Yeshiva advocates who spoke with Hamodia consider the newly proposed guidelines slightly better than the previous version, as there is no longer a requirement for specific teaching hours in particular subjects. Rather, the new guidelines would provide multiple pathways to substantial equivalence. If a school’s preferred path is assessment by the local education authority, the regulations discuss factors that “must be considered”, including whether a variety of subjects are taught, but do not provide strict criteria.
But the yeshiva community still opposes the regulation as an improper intrusion.
“We understand that to function in America, our children need a strong secular education,” said Harav Yaakov Bender, Rosh Hayeshiva of Yeshiva Darchei Torah and member of Vaad Roshei Yeshiva of Torah Umesorah. “But we cannot lose control over what and when we teach in our yeshivas. We look to our rabbanim, roshei yeshivaand your Torah to tell us what to teach, and we will not allow strangers to tell us what is good for us.
Proponents of yeshivas establishing their own programs say the results prove that yeshivas education is successful in preparing students for a life as both a religious Jew and a good citizen.
“Yeshiva graduates not only become rabbis and scholars and lead civic and charitable organizations, but they have ventured into virtually every field and industry and started successful businesses, employing people from communities all over the world. New York State,” Rabbi Niederman said.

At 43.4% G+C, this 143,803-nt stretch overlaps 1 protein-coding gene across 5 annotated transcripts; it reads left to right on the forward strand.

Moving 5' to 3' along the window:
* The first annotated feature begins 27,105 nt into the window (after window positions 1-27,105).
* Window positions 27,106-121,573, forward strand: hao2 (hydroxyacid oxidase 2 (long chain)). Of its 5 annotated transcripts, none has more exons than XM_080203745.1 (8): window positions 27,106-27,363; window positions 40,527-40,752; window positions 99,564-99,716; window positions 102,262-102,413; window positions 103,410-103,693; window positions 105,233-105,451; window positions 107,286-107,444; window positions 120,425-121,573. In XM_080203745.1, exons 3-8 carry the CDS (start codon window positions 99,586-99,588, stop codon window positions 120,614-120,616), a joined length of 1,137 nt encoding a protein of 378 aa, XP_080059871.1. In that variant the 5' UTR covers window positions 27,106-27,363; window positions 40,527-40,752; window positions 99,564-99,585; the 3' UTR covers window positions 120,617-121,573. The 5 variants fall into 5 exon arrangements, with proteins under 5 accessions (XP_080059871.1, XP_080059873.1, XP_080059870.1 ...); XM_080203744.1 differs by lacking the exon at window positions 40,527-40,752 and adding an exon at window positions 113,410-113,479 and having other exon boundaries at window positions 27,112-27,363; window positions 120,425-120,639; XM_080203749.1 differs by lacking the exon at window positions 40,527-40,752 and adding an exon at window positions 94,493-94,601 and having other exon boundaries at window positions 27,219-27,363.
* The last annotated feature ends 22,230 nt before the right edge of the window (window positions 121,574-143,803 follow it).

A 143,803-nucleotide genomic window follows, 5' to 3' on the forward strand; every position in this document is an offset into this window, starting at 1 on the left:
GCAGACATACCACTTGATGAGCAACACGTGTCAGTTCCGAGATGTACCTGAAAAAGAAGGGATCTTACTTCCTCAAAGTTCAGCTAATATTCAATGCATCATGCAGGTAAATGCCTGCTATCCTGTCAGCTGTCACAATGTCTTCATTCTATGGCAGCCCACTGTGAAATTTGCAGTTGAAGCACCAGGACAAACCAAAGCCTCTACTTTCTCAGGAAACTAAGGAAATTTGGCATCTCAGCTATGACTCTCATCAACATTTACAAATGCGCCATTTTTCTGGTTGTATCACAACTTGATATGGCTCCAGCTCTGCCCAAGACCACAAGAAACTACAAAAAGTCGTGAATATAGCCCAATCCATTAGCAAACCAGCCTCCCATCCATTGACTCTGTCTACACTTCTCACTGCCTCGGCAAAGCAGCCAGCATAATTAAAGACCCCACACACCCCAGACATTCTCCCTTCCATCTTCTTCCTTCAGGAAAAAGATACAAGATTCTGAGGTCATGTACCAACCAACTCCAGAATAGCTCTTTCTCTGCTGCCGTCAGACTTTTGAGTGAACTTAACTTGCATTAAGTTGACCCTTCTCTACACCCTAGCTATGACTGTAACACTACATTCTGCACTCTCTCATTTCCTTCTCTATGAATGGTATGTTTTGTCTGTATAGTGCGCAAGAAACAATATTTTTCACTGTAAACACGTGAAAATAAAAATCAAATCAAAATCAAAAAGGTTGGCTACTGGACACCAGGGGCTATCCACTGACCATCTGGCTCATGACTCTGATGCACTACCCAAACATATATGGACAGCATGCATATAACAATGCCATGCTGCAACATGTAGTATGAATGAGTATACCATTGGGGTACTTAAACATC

More than 300 yeshiva-educated mental health professionals recently submitted a letter, stating, among other things, “The narrative that a yeshiva education is inadequate for career success is simply not true; our education has allowed us to successfully complete college and graduate school, and for some of us, doctoral-level training. Our experience has been that high level general studies are indeed taught in our yeshivas. Moreover, Judaic studies are not a mere distraction from education as described by the new guidelines. On the contrary, the skills acquired in Judaic studies have directly contributed to our academic success, including but not limited to the ability to analyze textual documents, the language skills of learning two or more second languages , writing skills, logical reasoning, legal process, history and civics, etc. This is in addition to the ethical and moral framework they imbue: if you need a tire change, emergency medical care, a donation, a hot meal, a monetary loan, professional mentorship, a referral, or a place to sleep — our thriving network of voluntary social service organizations provide all of this and more, a direct result of the unique value system taught in yeshivas.